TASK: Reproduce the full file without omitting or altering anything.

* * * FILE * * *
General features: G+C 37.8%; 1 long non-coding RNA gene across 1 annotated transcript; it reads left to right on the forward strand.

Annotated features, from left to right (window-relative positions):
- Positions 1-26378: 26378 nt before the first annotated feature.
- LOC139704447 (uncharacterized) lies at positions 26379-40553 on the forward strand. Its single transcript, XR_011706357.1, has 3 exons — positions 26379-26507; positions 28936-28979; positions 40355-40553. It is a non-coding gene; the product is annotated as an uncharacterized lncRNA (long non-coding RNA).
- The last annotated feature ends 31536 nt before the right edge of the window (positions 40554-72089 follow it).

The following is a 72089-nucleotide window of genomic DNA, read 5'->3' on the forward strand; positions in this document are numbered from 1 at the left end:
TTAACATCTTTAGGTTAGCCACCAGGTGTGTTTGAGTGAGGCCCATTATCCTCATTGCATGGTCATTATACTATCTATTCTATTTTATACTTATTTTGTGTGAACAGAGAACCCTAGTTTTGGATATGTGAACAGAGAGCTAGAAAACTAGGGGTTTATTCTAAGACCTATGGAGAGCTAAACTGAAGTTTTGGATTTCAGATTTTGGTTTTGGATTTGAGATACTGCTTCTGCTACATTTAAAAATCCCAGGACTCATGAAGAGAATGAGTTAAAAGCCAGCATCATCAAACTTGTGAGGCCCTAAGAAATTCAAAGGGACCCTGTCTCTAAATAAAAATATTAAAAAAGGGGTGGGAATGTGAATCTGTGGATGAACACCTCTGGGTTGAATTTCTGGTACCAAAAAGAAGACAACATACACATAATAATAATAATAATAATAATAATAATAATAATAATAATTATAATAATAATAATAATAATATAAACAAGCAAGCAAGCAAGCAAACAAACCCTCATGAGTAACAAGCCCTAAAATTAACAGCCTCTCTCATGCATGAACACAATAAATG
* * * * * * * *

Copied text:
General features: G+C 37.8%; 1 long non-coding RNA gene across 1 annotated transcript; it reads left to right on the forward strand.

Annotated features, from left to right (window-relative positions):
- Positions 1-26378: 26378 nt before the first annotated feature.
- LOC139704447 (uncharacterized) lies at positions 26379-40553 on the forward strand. Its single transcript, XR_011706357.1, has 3 exons — positions 26379-26507; positions 28936-28979; positions 40355-40553. It is a non-coding gene; the product is annotated as an uncharacterized lncRNA (long non-coding RNA).
- The last annotated feature ends 31536 nt before the right edge of the window (positions 40554-72089 follow it).

The following is a 72089-nucleotide window of genomic DNA, read 5'->3' on the forward strand; positions in this document are numbered from 1 at the left end:
TTAACATCTTTAGGTTAGCCACCAGGTGTGTTTGAGTGAGGCCCATTATCCTCATTGCATGGTCATTATACTATCTATTCTATTTTATACTTATTTTGTGTGAACAGAGAACCCTAGTTTTGGATATGTGAACAGAGAGCTAGAAAACTAGGGGTTTATTCTAAGACCTATGGAGAGCTAAACTGAAGTTTTGGATTTCAGATTTTGGTTTTGGATTTGAGATACTGCTTCTGCTACATTTAAAAATCCCAGGACTCATGAAGAGAATGAGTTAAAAGCCAGCATCATCAAACTTGTGAGGCCCTAAGAAATTCAAAGGGACCCTGTCTCTAAATAAAAATATTAAAAAAGGGGTGGGAATGTGAATCTGTGGATGAACACCTCTGGGTTGAATTTCTGGTACCAAAAAGAAGACAACATACACATAATAATAATAATAATAATAATAATAATAATAATAATAATTATAATAATAATAATAATAATATAAACAAGCAAGCAAGCAAGCAAACAAACCCTCATGAGTAACAAGCCCTAAAATTAACAGCCTCTCTCATGCATGAACACAATAAATG